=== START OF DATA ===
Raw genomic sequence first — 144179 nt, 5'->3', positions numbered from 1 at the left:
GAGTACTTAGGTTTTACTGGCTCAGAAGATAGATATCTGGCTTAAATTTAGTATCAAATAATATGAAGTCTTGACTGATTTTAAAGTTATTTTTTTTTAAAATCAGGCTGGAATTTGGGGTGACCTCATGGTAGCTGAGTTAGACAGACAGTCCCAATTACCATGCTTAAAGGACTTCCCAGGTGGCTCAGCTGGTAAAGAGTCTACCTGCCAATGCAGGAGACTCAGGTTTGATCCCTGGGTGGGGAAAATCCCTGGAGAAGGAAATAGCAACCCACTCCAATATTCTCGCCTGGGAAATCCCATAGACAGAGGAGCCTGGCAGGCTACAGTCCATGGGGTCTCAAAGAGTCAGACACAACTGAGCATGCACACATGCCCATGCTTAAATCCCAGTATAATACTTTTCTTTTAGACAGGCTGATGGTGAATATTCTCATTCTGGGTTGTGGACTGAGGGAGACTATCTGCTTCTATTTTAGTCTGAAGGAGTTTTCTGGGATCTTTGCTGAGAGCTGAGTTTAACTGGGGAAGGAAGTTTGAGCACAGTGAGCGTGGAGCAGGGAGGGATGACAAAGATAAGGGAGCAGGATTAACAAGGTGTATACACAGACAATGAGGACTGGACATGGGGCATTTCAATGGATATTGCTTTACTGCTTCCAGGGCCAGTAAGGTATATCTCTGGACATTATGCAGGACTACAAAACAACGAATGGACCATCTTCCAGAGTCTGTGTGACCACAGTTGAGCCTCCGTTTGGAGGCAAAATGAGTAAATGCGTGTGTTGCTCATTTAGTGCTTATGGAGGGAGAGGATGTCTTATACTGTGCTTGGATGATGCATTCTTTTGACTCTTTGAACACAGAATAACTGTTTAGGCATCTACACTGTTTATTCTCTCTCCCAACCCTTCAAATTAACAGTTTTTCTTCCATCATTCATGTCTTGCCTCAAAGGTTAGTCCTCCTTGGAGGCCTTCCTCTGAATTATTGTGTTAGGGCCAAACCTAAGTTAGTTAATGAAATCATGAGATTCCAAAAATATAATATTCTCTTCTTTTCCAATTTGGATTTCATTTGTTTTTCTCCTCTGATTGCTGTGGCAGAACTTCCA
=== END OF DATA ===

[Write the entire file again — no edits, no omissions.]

Raw genomic sequence first — 144179 nt, 5'->3', positions numbered from 1 at the left:
GAGTACTTAGGTTTTACTGGCTCAGAAGATAGATATCTGGCTTAAATTTAGTATCAAATAATATGAAGTCTTGACTGATTTTAAAGTTATTTTTTTTTAAAATCAGGCTGGAATTTGGGGTGACCTCATGGTAGCTGAGTTAGACAGACAGTCCCAATTACCATGCTTAAAGGACTTCCCAGGTGGCTCAGCTGGTAAAGAGTCTACCTGCCAATGCAGGAGACTCAGGTTTGATCCCTGGGTGGGGAAAATCCCTGGAGAAGGAAATAGCAACCCACTCCAATATTCTCGCCTGGGAAATCCCATAGACAGAGGAGCCTGGCAGGCTACAGTCCATGGGGTCTCAAAGAGTCAGACACAACTGAGCATGCACACATGCCCATGCTTAAATCCCAGTATAATACTTTTCTTTTAGACAGGCTGATGGTGAATATTCTCATTCTGGGTTGTGGACTGAGGGAGACTATCTGCTTCTATTTTAGTCTGAAGGAGTTTTCTGGGATCTTTGCTGAGAGCTGAGTTTAACTGGGGAAGGAAGTTTGAGCACAGTGAGCGTGGAGCAGGGAGGGATGACAAAGATAAGGGAGCAGGATTAACAAGGTGTATACACAGACAATGAGGACTGGACATGGGGCATTTCAATGGATATTGCTTTACTGCTTCCAGGGCCAGTAAGGTATATCTCTGGACATTATGCAGGACTACAAAACAACGAATGGACCATCTTCCAGAGTCTGTGTGACCACAGTTGAGCCTCCGTTTGGAGGCAAAATGAGTAAATGCGTGTGTTGCTCATTTAGTGCTTATGGAGGGAGAGGATGTCTTATACTGTGCTTGGATGATGCATTCTTTTGACTCTTTGAACACAGAATAACTGTTTAGGCATCTACACTGTTTATTCTCTCTCCCAACCCTTCAAATTAACAGTTTTTCTTCCATCATTCATGTCTTGCCTCAAAGGTTAGTCCTCCTTGGAGGCCTTCCTCTGAATTATTGTGTTAGGGCCAAACCTAAGTTAGTTAATGAAATCATGAGATTCCAAAAATATAATATTCTCTTCTTTTCCAATTTGGATTTCATTTGTTTTTCTCCTCTGATTGCTGTGGCAGAACTTCCA